WEDNESDAY'S HEARING. Mr Justice Parker, in the Chancery Division, yesterday (Wednesday) continued the hearing of this action, by which the plaintiff, as owner of property in the river Conway, sought to restrain the defendants committing an alleged nuisance by discharging crude sewage into the river. Mr Mark Romer, K.C and Mr Hewitt appeared for the plaintiff, and Mr Macmorran, K.C., and Mr Tomlin for the defendants On a question arising on the pleadings, his lordship said that it appeared to him that tho case ho had to try was two-fold. The fust point | was were the defendants doing anything in the nature of a nuisance, and secondly if they were did statutory authority make any difference. Mr Romer said that then there was a case of trespass. His Lordship said he did not see any neces- sity for aipendment. Mr Romer said that their case was simply that this wa,5 a great nuisance. Supposing a person wished to develop his land for building pur- poses, as was the case here, he could not do it while this was going on. It would be a differ- ent thing if tho defendants admitted that they were doing a wrong, but here they claimed a right to do what they were doing. The plaintiff wanted a declarelion that the defendants were not entitled to dischargo this sewage into the river without first purl'lying it. Mr Macmorran said ho should reiy upon want of title of the plaintiff so far as the case of j trespass was concerned. Mr Romer said then their case was that they were doing this with leave and licence. Mr Mf.cmorron said they did not plead leave and licence. Mr Justice Parker said it seemed to him that the question was rather whether there oould be a trespass when the plaintiff was not the owner of the property. Mr Romer pointed out that the plaintiff had pleaded that he was the owner of the property, and he said that he was suffering damage in re- version. He (counsel) had opened trespass as part of his case, and it was not until this late stage that any objection had been taken to the pleadings. The question was clearly raised by the plaintiff's reply. If, however, there was any question about it he should ask for leave to amend by stating in plain terms that the dis- charge of this sewage was a trespass on the plaintiff's banks, and upon his moiety of the river bed. Mr Macmorran said that if the plaintiff had leave to amend, the defendants must have leave to amend too. Mr Romer said that ho did rot see how an owner's rights could be negatived by the grant- ing of a leaso. Mr Macmorran said that. the tenant here, he understood, had been in possession for twelve years. Mr Romer saidl it was a yearly tenancy only. The plaintiff wanted to dispose, of the land for buildin,g purposes. The tenancy could bo de- termined by twelve months' notice. They did not determine the tenancy and then put their land up for building purposes. They first tried to soli their land for building purposes and tihm gave notice to determine the tenancy. That could not be done while this nuisance existed, •and, there/ore, there was damage to the-plain- tiff's reversion. Ho had in no way acquiesced. Mr Macmorran pointed out that it was plead- ed in tho defonoe tiliat the sewer was oanstrueted with lite knowledigeand acquiescence of the plain- tiff. It was aJso pleadedi tha.t the seoonct sewer was only laid with the aoq-uioscenoe of the then tenant for life of the planniff's property. Mr Romer said that if the defendants were 00- ing to discontinue the discharge of this S-Nvage direatly the tenancy was determined' then the action, was at, an end. In fact, if that had; been. their attitude the matter would never have been brough forward. Mr Macmorran sa.id that waa not the defend- ants' atttude at all. Mr Romer submitted that leave and licence was not pleaded in the defence. His Lordship asked why he should consider the point until it aiose? Mr R-omer suggested) tha.t it would be merely postponing the action for a. year. At tho end of the tenancy, when the -ilaantiff would un- doubtedly ba in possession, it would have to be renewed. His Lordship said he would go on with the hearing tliat day, and no doubt by the next day amendment could be that would show- exactly what the position was. Ha could then consider whether the aation should go on or not. Mr Romer .pointed out that the plaintiff was not asking any retilit" rn respect of the position of the tower, but wViat waa claimed waa relief against the dischargee of the sewage. The plaintiffsued as owner of Penygadair" which meant the property and not merely the 1;.014<12>. His Lordship said foe thought the question oI amendment had better be considered. Mr Charles Henry Faming ton was then called for the plaintiff, and stated that he was an engineer praofcising afc Lland/udnio, and was a member of the firm of T. B. Farrington and Sons. He had had considerable oxpericnoe of sewage in connection with water courses. He was intimately acquamtedi with North Wales. In faot, the whole of his experience had beeii acquired in that district. Ho was very intimate- ly ac-quainted with the river Conway. He had inspected the sewers in question in the action. Ho proved the plan of the sewers produced, lie had also prO'dfuced to hem a plan supplied by tlie defendants show ..iiig the alterations made to the s'ewora in 1889. IIo had made in- quiries as to population, the number of houses, etc. in Llanrwst. t: He estimated the present population at 3,500. In number one sewer was drained 453 water closets, 27 urinals^ 296 stable-stalls, 24 pig pens, 23 slaughter- houses. Into tho No. 2 sower was drained 132 water closets, 3 urinals, 32 stable-stalk, 7 oow- houses, a.nd 2 pig pens. lie first inspected the plaintiff's property on October 29th, 1909. He had seen sewage on the plaintiff's property. 1-t was lyings right the way down the plaintiff's bank. He had seen it in practically all weathers, though he had never seen it at the time of an extraordinary flood. The stuff that he saw on the bank was both above and below the water, on the banks and on the bed of the river, both in the water and cut of the water. Ho ha-d seen the property at all states of the tide. He had seen it. when it was high tide at uanoucmo, even at extritordinary high spring tides. Ho had eeen the sewage on the banks on these occasions. He had seen it between sewer No. 1 and sewer No. 2, but had not seen it below sewer No. 2. He had seen paper below No. 2. Between sewer No. 1 and sewer No. 2 sewage was lying practically all tho way along. With regard to the water itself wherever it was eta-grant you got ecum. The water was statgaiant on the plaintiff's side, but on the west side there was a strong- current, which di.ed away a,s you got further along. The result wa.s that you got ba-ok Sewer -ha,r No. 1 discharged imto the back watili, and did toot get into the stream. The pipe of sewer No. 1 had the effect of considerably increasing the baok wash. It oreated a groin; in fact it was a groin pure and simple. He had made abatervations for th.e pwlpow of ascertaining whieth-er the river at spot in qtsestion w as or was not a tidal river, and from 12io tests he had he was satisfied that it wa.8 not tidal at that spot. He had tested for sait, and found am cibsemee it. He had also tested tihe height of the water. Mr Macmorxaai d-e&ared to know from what I source witness got his tide tables, upon which he baaed his calcrcdAtiiona. Wrbntess said it wae from a standard work in the district; the tide tables for 1910. Mr Mjojcmorrau •. And you made your caloaLatkma in 1909?-A. prediction. Mr Ikaaer pointed out that aJl tide tables were a. prediction inasmu-ch as they wer.e baaed upon 'what had before. Witness, said that from all his tests it was absolutely certain that tie water at the spot in question was fresh wit.v. Cro.eci-ee: amiixd, Witness said he know nothing aflxrat the tide of "the river Thames, and did not know how far down fresh water could bo found. He had no information cm that subject with regard to the river Dee. His Lordship pointed out that fresh water had been found three miles out at -a, when there was a huge volume coming down. Further eroaB-^cxamined, Witness said he could not say whether or not om the day that he made his observations the tide went' rigiht up to the bridge, which was above the spot in question. He was there when the water was running down. His calculations were based upon actual measurements. When he saw the sewers he formed no estimate as to the quantity of sewage that was coming out of the pipes. It W'OlLd be necessarily small as compared with the flow of the water. He was lUi-ab.V, however, to form any estimate. Mr Maomorran.: I suggest to you that quantity of sewage coming from th? pipes compared with the -flov,- of the water was in- finitesimal ? Witness would not agree with that. The stream, he said, was running water ail the way down, but there were stagnant places on the site of the pQaintiff s property. W itness himself was not re-sponsible for the figures with regard to the various things that drained into the sewers. He Isad compilod his taKes from figures that had been given him. He knew that one or two farms were drained into the sevo&rs, and could mot say how ma.ny stable stalls each had. He had not counted them. He had acoepted the figures that had been given him. Th-a pro- perties cu .[l21 draining into No. 1 sewer were G,í,7 and 110 drained into No. 2. Be-examined i Mr Farrirngton said that after the sewa-gis came into the river, accord- ing to his observation, it was collected by tbo back-wash, as-id therefore the ratio of sewago to the quant itv of water coming- down was of no importance whatever. Thonrgh the amount of sewage compared with tb-.o amount of water roming down was infinitessimaJ th-a amount of se-wa^ge was large as compared with til i/o amount of w<ater in the bark-waeh. Mr Jceopli H. arohitectji surveyor and land agent, practising at Liani-wsfc, e-a-d that he had inspected the river with refereiK-e to the plainiifTs complaint. He bad practically iji- .ipeeted river from March 29th until Monday last. Ho had noticed that the dischargo of No. 1 sewer as distinct from No. 2 caused a conidBr- ab.e amount cif ccsntamination, and the water on thia piairstiff -» si-ie of t,li.- river wa.) practically stagnant. The riSF-ulfc was that sewage was de- txjtited which was a positive menace. He should say that some of the sewage mLLit oatuTally go on to tlie plaintiff a had. He had prepared a plan showing by dotted lines the Lewa,ge brcu-ght- back into tho plaintiff s land from sewer 1. If it extended for 51 feet., and was of a depth of from 20 feet, to six feet, that was to say that it lay on the surface of the gravel bank at a width varying from 20 feoc. to six feet. It was quite on the surface, and vvtiS perfectly visible to the eye. At times jj-art of the land lii-eilca-tod by the doited line was covered by water. Thero was a large qtiant-ey of sewage there in varying trtajTco of decomposition. That was not" the only part of tho bank on which found this depceiit. Furtiier along towards No. 2 sewer, where the trees came down, he also found it; some w&; on the bank, but some was floating in tho water. On the bank where it WP.-S worn away there wenj indications of rubbish. He found indications of rubbish having been deited all the way along. By iuhbwh he meant, .such things as people who were too lazy to ehttck into the diiat-bln bat throw into the river. 'l.he water was undoubt- edly stagnant, and had an oily appearance. No matter whether the wind was blowing from the North, South, or West, c jectrrsi to have very littJ) affect the water. It did not ssern Co disturb it very much. 1-t always flowed back in the du«i'on of sewer No. 1. There was a very unpleasant smell there, which he found was greater about- 10 o'clock in the morning. You oould oc-e the sewa.ge being carried up, and under sewer No. 2 there was an aoeuuraiation of sewage. Floods did not seem to touch )V, for he had ae-en it there both before and after floods. He did not v;sit tihe piaoe daily, but weaut down there a.s often aj he could. It would pcgsdhly be two, and might bo three finiesa week. The by No. 1 was i-or -v thick, and acemed es if it had a on. You could see the bottom in places, but only very dimly. He had taken cteps to ascertain (the number of the various things tha.t drained into these sewers. His ill- eitruieti-ons were to take in all-build-in--s and es- timate everything. He divided a plan given him into oceticm. He visited the sections and counted the hoitses, and when he could he went in. Mr Romer: And where you could not go in? Witness: I was turned out (laughter). Con- tinidng. he said in that way he -had made the boat, estimate ho could of the various' things that drained into these sewers. Fairs and markets were held at Llanrwst. The markets were held once a wcteJc, when a good many peol)16 came into ILlanrwsi. They were not cattle markets. A large -nuiaber of people came into the town, on fair days. So far as he knew, the surface water drained into No. 2 sewer. From his ob- servations, and (inquiries, he had made, he estimated that 128 water closets, four con- veniences, arJi two stables of ten stalls drained into No. 2 sewer, and into there drained 427 water closets, 24 conven- iences, stables (for the accommodation of 296 horses, 28 pig-styes, thr.ee slaughter-houses, and six chemical sinks. He knew the river Conway well, and should say at the spot in questiou it was non-tidal. He had tested it for the purpose of ascertaining whether it Was or was not from the 13th to the 28th of October, this year. He had come to the con- clusion from the lists he had. made that the river then? was mot tidal. He found that from October 13th to October 18th there was no rise in tlie river at all. There was a rise of one inch on the 19th, but it was for a very short period. On 20th there was supposed to be a high tide. There was a 22 foot tide at Conway, but the river where he was making his observations fell four inches. On the 21st, with a 21 foot tide at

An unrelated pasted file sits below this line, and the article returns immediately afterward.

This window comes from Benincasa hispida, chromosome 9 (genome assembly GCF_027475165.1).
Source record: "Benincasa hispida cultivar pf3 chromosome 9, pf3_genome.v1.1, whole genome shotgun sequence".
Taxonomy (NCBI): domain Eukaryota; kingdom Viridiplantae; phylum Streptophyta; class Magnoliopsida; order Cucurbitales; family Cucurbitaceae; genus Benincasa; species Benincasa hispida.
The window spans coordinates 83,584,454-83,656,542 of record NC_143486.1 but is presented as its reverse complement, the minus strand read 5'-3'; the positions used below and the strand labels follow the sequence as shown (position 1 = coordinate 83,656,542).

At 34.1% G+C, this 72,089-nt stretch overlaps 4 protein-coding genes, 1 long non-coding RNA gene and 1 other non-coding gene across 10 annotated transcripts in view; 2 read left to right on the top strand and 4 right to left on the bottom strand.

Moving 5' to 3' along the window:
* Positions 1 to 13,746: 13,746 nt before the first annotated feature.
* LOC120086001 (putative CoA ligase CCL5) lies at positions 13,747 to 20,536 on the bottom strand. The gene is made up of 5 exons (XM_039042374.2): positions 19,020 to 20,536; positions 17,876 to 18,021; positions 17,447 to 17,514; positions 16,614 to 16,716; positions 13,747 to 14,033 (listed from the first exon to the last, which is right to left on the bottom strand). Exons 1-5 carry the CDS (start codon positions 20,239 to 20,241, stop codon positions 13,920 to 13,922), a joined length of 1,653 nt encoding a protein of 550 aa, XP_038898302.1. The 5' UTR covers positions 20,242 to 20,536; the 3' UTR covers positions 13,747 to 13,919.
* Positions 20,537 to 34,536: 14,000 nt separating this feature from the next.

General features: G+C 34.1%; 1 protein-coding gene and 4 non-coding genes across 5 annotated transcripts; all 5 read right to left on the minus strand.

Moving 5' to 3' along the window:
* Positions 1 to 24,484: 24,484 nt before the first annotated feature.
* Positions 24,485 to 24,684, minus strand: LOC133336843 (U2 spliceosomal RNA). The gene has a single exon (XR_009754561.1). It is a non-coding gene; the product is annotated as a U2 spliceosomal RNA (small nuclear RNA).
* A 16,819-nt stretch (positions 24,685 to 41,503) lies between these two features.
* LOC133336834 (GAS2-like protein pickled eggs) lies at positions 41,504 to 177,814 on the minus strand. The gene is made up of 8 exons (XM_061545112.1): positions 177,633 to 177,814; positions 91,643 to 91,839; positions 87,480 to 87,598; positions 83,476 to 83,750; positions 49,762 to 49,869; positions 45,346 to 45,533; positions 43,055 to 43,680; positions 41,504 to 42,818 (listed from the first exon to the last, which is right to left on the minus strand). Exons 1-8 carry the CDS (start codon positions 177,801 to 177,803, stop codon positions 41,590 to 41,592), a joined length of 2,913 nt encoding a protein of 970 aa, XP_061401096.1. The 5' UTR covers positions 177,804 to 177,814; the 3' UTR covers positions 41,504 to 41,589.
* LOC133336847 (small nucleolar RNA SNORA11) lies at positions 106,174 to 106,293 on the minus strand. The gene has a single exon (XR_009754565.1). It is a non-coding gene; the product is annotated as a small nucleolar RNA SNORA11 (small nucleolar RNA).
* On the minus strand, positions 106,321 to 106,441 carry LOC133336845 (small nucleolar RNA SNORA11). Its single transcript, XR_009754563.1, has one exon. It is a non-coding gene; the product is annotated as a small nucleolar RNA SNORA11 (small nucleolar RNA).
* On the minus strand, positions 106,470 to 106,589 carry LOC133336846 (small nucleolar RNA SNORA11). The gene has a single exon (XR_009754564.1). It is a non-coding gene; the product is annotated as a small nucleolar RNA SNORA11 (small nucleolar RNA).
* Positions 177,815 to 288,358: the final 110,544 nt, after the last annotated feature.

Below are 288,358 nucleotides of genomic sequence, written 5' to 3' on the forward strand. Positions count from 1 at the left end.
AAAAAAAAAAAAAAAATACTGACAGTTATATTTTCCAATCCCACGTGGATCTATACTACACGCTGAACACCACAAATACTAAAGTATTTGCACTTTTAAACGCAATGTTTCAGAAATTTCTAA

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LLANDUDNO. CHURCH LADS' BRIGADE.-The parades of the Church Lads' Brigade have now been resumed, and are :held each Monday evening- at the Church House. Several new members have becai enrolled. CHCHCH COLLECTIONS.—The offertories at the Llandudno Churchps during the past month were as foUows :-Holy Trinity Church, S65 Is 8jd St. George's Church, JE18 175 7d; Bod- afon. S2 10s 5jd, making a total of E86 9s 9d. EXCHANGE OF PULPITS.—On Sunday the Rev Evan Hughes, of Bethania C.M. Chapel, ex- changed pulpits with the Rev W. R. Roberts, of Ebenezer Welsh Wesleyan Chapel. MOTHERS' MEETINGS. These weekly meetings will be held at Holy Trinity Church House each Monday afternoon during the winter months. The meeting last week, which in the absence of Mrs Hughes was conducted by Mrs Roberts, Huyton. was exceedingly well attended. DOG FANCIERS' ASSOCIATION.-Welsh Northern Counties' Dog, Fur and Feather Fan- ciers' Association, of which Lady Naylor-Leviand is president, have decided to hold their next show at Llandudno towards the end of next mopth. ST. GEORGE'S CHARITY GUILD.-This guild has commenced its winter work with re- newed zeal and energy. The Guild meets every Thurs&y at St. George's Vestry, where an enjoy- able tea is provided each week by one of the members. BOATMEN REWARDED.—Among the grants made by the executive committee of the Royal Na-tional Lifeboat Institution at their last meet- ing was one of £1 5s to five men for promptly putting off in a boat, and saving two visitors and a boatman, whose boat was caught in a severe squall and was in danger of foundering in Llan- dudno Bay on the 21st July. JUVENILE OPERETTA.—Under the conduc- torship of Me Alec Taylor, rehearsals of a chil- dren's operetta, entitled ''Cinderella and the Pr mce," were held at Christ Church schoolroom j 0 on Friday and Tuesday evening. It is proposed to give a performance of the < towards the end of next month or early in s w year. SACRED STUDY.—The Rector i: nds to commence his winter course of instruction in St. George's Church the first week in Advent. The course of lectures this year is being eagerly looked .forward to. The Rector, after his visit to the Holy Land, will doubtless have much to sav in connection with Bible subjects. CHURCHMEN'S SOCIETY.—It has been de. cided to form a Church of England Men's Society 1 at Llandudno. CoL Reilly has been appointed secretary of the movement. An application signed by the Rector and P secretary has been forwarded to the headqas.iters at Westminster. The admission service will shortly be held at Holy Trinitv Church. KING EDWARD MEMO' Rll L.-Tlie Lord Lieutenant of the county has s immoncd a repre- sentative meeting to be held at Carnarvon on the 19th inat, to consider the steps to be taken in connection with a memorial to King Edward VII. All the members of the Carnarvonshire County Council have been invited to attend the meeting, and the Llandedno Urban District Coun. cil have appointed their chairman (Councillor E., E. Bone, J.P.) to represent th. at the meeting. SUDDEN DEATH.—The death occurred sud. denly, on Friday morning, of William Tey-y Bowen, photographer, 56, Mostyn-street. It ap- pears that deoecee-d, who was 34 years of oge, had been suffering from rbeoimatism for ecnie weeks. Wlbil&t in bed on Friday morning his wife noticed that a sudden change liad ock-ne over him. Medical aid was summoned, but oollth occurred before the doctor's arrival. The inter- mentr took place at St. Tudno's Church on Moci, day. PRESENTATION TO A PIER OFFICIAL. —Ar, a member 01 the Llandudno Pier Stuff, Mr J. S. Atkins, has made himself exceedingly popu- lar amongst visitors and residents alike daring tfM past season. Upon the occasion of ills forth- coming- marriage his many friends at Llandudno have recognised his services and geniality by present:ng him with a handsome aecanter and stand, snitablv engraved, and a walking stick. ST. GEORGE'S LITERARY SOCIETY.-At a meeting of this Society to-day week an in- terestmg paper on tlie subject of "Heat and Life" was read bv Mr Morris Barnett. Mr George Evans presided over a good attendance of members. A diaeua?ian took place in which tlie following took p.a.rt :-Miss Bamiord, Rev. R. C. Jon'is, Messrs Roger Dawson, W. R. Brookes, J. E. llomsby, E. Ffouikcs Griffiths, aud R. Ro- berts. CAUGHT IN THE ACT.—At the Polioo Court on Friday, before- Dr. Dalton and Mr Ro- bert Roberts, Henry Williams, Llysfaeai View, Penrhyneidle, wa-I charged "ifh stealing" a quan- tity of vegetables from tho gardens of Gloddaeth Ilall. Evidence was gven by P.C. Williams (41) who said that he secreted himself behind a fenoo and watched the gardens tllie previous might. About ha!f-i>asi. fiïJ3 in tlie morning he oaught the def-emdant in the act of digging up some car- rots, and arrested him. Defendant pleaded guilty and said that he ihad been out: of work for some time. He was sentenced to tvPo months imprisonmnent with hard labour. SUNSHINE AND RAIN.—The ejaoncit of bright sn.rri.f-13 roeccded ait ILlenduiltino for tho ending Novcoriiber 6itb was 17 hours aind 36 minuter. 1 iuj rairrfa-li for the week ysim 1.080 inches. PRINCE'S THEATRE .—The (animated pkv tunas, exhibited at the Prince's this weak, are a,tt^a.etj'n,g grod audietaoes tily. T2re seni.es injeludo two very idtcfestin^dm- moitiljc eubjeats, oiitiiiod, "Awakening of B'css'' and "Victjma of Jealousy." A moat arnupiig pldtire is the me enitiiavd "Where is Mul- oatyr" aind the oae depi:<sting "Hutaiisng' in CEtiim." is a very instruct live subject. For the future tilrero wilil bo a change off pLctures twice -weekly. A TILLL -OHDRCIITLL COINCIDENCE. —Mir W. J. QhurchiiGl amd MII03 Vesta Tilley, ail-tor a. Siajpse of imiainy years, ap- pea'red on eanne blil at the Empire Theatre of Varieties, Bradford, ia&t week. At the sge of four years, MT Clirjirchiril fip"(t, appeared Mia3 Vesta TJiley in a skeitch, cn/titCed, "The Coilier's Dying Cliuiild,"J deacribcd as a great novetlty and produacd by Mr Chutzvhilil's faither c,t NçMi. MaisB Voetta Tilley played the part of the dyitig dhad, wihi'l: "Mr Qiturcftiill took the part oif an amgetl. After aN these years, the names of tha JO popular f a-vo unites ta.ppeared om t.ihJ3 sam-e biufi. again at Bradford. "lihiJi wv>ek, Mr Churchim is appearing- with (great sucac!3s at the Palace Thd1., Huil. LLANDUDNO ART follow- ing- is a list of SUOOSS93S obtained by students at these classes during" the last session —Board of Education Examinations: Drawing in. light and shade, Nor. Netherwood. 2nd class. Free- hand drawing in outline, Sebina Nevitt, Annie Myfanwy Jones. Emma May Cooper, Jennie Williams, Ethel Josephine Smith, 2nd class. Machine drawing and construction, Carl Pater Parkinson, 1st class in first stage. Geometrical drawing*, Margaret Ellen Nevett, 2nd olaa. Building construction and drawing, Robert Wil. liam Roberts, 1st class in first, stage. Mod.el drawing, Norman Netherwood, Williairi4 2nd class. Board of Examinations for Educa- tional handwork Clay modelling, teacher's oc-rtj. ficates, Kate A. Edwards passed with distinction; Annie H. Owen, T. M. Sculthorpe, Eleanor Bebb, Mary Hilton, Maggie G. Jones passed Teacher's Higher Certificate; Margaret Ellen Nevitt passed. Brush-drawing (Teacher's Cer- tificate), Sara.h M. Griffith, Jas. Hy. S. Steveme^ Kate A. Edwards, Maggie G. Jones, Rosa Helsliip, Wm. Williams passed.